b)   Item 15 – Confirmation of Decisions and Information in Open meeting – ii Item 2.2 – Mayor/Elected Member Indemnity – Cr Foy and Vujcich requested their vote against the motion be recorded

.Carried

 

5 Strategic Planning and Policy Group

7.3         Commissioner Recommendations on Submissions to Private Plan Change 22 - Inlet Estate Limited

Resolution  2018/24

Moved:       Mayor John Carter

Seconded:  Cr Ann Court

That pursuant to Section 37 of the Resource Management Act, the time period be extended for the receipt of submissions in order to accept as valid the submission from Fredrick Walter Terry;

And that pursuant to Clauses 29 and 10 of Schedule 1 of the Resource Management Act 1991:

a)      The Proposed Plan Change 22 to the Far North District Plan be approved with modifications; and

b)      Those submissions and further submissions which support the Proposed Plan Change be accepted to the extent that the Plan Change is approved with modifications; and

c)      Those submissions and further submissions which seek further changes to the Proposed Plan Change be accepted to the extent that the Plan Change is approved with modifications; and

d)      Except to the extent provided above, all other submissions and further submissions are rejected.

Carried

Cr Felicity Foy declared a conflict of interest in relation to this item

At 11:14 a.m., Cr Felicity Foy left the meeting. At 11:16 a.m., Cr Felicity Foy returned to the meeting.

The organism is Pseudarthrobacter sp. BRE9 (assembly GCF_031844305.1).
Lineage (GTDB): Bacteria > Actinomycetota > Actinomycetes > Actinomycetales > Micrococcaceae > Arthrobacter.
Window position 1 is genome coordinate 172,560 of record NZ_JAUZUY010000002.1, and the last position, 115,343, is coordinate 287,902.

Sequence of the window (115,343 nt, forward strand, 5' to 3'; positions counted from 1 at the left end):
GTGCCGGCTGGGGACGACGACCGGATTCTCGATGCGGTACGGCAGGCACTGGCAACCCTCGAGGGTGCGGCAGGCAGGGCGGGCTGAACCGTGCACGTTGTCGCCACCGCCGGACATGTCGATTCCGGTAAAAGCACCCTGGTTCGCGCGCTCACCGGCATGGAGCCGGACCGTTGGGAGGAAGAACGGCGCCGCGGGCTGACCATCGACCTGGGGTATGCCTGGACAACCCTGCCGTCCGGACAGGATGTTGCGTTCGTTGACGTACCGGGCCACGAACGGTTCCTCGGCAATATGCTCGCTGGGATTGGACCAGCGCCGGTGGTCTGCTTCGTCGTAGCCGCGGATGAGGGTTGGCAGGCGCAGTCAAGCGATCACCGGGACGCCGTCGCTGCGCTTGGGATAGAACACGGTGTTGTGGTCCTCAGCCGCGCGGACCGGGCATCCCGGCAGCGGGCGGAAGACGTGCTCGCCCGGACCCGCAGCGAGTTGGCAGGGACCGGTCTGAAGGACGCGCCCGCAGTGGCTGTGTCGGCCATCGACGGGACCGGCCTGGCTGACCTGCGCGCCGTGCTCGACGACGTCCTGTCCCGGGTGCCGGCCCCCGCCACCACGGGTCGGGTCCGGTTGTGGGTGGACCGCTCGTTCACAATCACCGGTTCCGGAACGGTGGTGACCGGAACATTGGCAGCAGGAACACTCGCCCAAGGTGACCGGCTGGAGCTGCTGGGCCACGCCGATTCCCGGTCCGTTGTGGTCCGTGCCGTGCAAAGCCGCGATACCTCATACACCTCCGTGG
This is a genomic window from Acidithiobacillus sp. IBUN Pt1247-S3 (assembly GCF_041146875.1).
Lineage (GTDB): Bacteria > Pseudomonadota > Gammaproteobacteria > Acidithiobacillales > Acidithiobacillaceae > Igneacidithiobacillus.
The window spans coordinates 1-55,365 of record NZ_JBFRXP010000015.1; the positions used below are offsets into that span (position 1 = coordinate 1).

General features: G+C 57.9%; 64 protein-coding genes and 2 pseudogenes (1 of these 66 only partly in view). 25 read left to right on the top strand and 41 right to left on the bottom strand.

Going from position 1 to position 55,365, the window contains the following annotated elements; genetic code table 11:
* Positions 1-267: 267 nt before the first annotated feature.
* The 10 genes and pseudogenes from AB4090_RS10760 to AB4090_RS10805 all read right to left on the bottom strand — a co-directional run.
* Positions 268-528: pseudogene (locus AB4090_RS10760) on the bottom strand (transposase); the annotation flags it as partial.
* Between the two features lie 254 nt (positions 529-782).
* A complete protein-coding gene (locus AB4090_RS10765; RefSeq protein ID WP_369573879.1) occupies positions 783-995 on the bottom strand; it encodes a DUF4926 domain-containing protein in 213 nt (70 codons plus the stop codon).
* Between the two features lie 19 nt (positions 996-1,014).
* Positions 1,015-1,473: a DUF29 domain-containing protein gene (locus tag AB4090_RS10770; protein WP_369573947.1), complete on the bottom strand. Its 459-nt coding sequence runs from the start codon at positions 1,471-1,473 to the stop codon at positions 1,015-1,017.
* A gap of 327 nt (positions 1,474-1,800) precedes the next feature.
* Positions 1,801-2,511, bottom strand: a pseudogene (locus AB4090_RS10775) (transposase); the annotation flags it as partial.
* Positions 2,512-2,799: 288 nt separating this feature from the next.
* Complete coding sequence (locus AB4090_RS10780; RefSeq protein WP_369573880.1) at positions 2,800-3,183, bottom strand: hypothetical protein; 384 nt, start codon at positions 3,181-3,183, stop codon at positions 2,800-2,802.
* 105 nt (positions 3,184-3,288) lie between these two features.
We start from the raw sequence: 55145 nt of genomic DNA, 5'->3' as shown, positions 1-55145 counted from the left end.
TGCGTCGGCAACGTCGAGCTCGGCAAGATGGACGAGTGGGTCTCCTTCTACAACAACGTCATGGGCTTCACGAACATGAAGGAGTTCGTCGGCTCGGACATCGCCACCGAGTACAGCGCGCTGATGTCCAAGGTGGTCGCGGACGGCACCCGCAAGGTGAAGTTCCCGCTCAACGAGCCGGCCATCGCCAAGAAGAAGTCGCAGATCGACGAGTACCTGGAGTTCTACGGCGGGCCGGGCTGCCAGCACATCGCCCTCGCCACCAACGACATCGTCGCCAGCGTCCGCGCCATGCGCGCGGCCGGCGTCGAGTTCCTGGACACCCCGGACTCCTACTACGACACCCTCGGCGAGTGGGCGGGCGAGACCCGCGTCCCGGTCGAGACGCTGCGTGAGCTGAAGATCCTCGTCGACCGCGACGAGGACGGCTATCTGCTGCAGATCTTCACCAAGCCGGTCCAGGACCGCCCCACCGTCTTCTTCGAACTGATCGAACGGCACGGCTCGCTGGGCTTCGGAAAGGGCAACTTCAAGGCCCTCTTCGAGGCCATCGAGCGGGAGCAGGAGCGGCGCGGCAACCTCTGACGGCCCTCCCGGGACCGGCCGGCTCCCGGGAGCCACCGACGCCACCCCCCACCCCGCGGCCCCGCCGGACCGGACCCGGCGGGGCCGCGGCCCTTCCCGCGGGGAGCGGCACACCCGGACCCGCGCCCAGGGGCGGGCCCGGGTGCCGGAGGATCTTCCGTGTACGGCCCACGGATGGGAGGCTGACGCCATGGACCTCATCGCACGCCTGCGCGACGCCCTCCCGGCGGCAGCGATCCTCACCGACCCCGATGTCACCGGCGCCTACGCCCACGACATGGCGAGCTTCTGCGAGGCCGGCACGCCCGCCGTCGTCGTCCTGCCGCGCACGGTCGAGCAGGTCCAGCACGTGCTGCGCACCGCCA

At 11:27 a.m., Terry Greening left the meeting. At 11:28 a.m., Terry Greening returned to the meeting.

5            Mayoral Announcements

-     Adjourning of Beach Board

-     Maromaku Sports – Terry Greening provided an update

-     Staff shortage in rest homes

-     Coopers Beach – currently going through consent

-     Sportsville Kaikohe/Lindvart Park - Cr Vujcich provided an update

-     Mangonui Board Walk – Cr Kitchen provided an update

-     Tourism Grant – Cr McInnes provided an update

-     Paihia Liquor – His Worship the Mayor and Terry Greening meeting with those involved

-     Panguru flooding – work is currently being completed

-     Building permit processing – Dr Dean Myburgh provided an update to the online application and aligning of processes with other Councils

-     Opononi subdivision

-     Green Waste – Cr Macauley provided an update on the green waste project at Opononi/Omapere project that is up and running again, Communications have advertised this

-     Three Waters – Central Government has re-established the small subsidy for this scheme. His Worship the Mayor is working with Local Government New Zealand

-     Operation Floatation – launch was held at Coopers Beach

-     Majestic Princess – came into Paihia and was provided with a welcome at Waitangi

At 11:43 a.m., Cr Tania McInnes left the meeting. At 11:45 a.m., Cr Tania McInnes returned to the meeting.

At 11:46 a.m., Adele Gardner left the meeting. At 11:47 a.m., Adele Gardner returned to the meeting.

6            bay of islands-whangaroa community board

5.1         Lease of Part Kororipo-Kerikeri Basin Recreation Reserve - The Pear Tree Restaurant

Resolution  2018/25

Moved:       Mayor John Carter

Seconded:  Cr Tania McInnes

That the Far North District Council, pursuant to its powers under sections 53(1)(h) and 54(1)(d) of the Reserves Act 1977, grants a new lease of part of the Kororipo-Kerikeri Basin recreation reserve comprising approximately 2054m2 of the land contained in CFR NA836/15 to the existing tenant Pear Tree Kerikeri Limited and that the terms of the lease shall be:

a)      Term: 5 years

         Rent: Commercial rate to be determined by valuation

           Right of Renewal: One further term of 5 years if no alternative need identified

           Area: To be approximately 2054m2 of the land contained in CFR NA836/15  as shown on the attached aerial plan (A2157837)

b) The Blacksmith Cottage be excluded from the leased area if required by Heritage New Zealand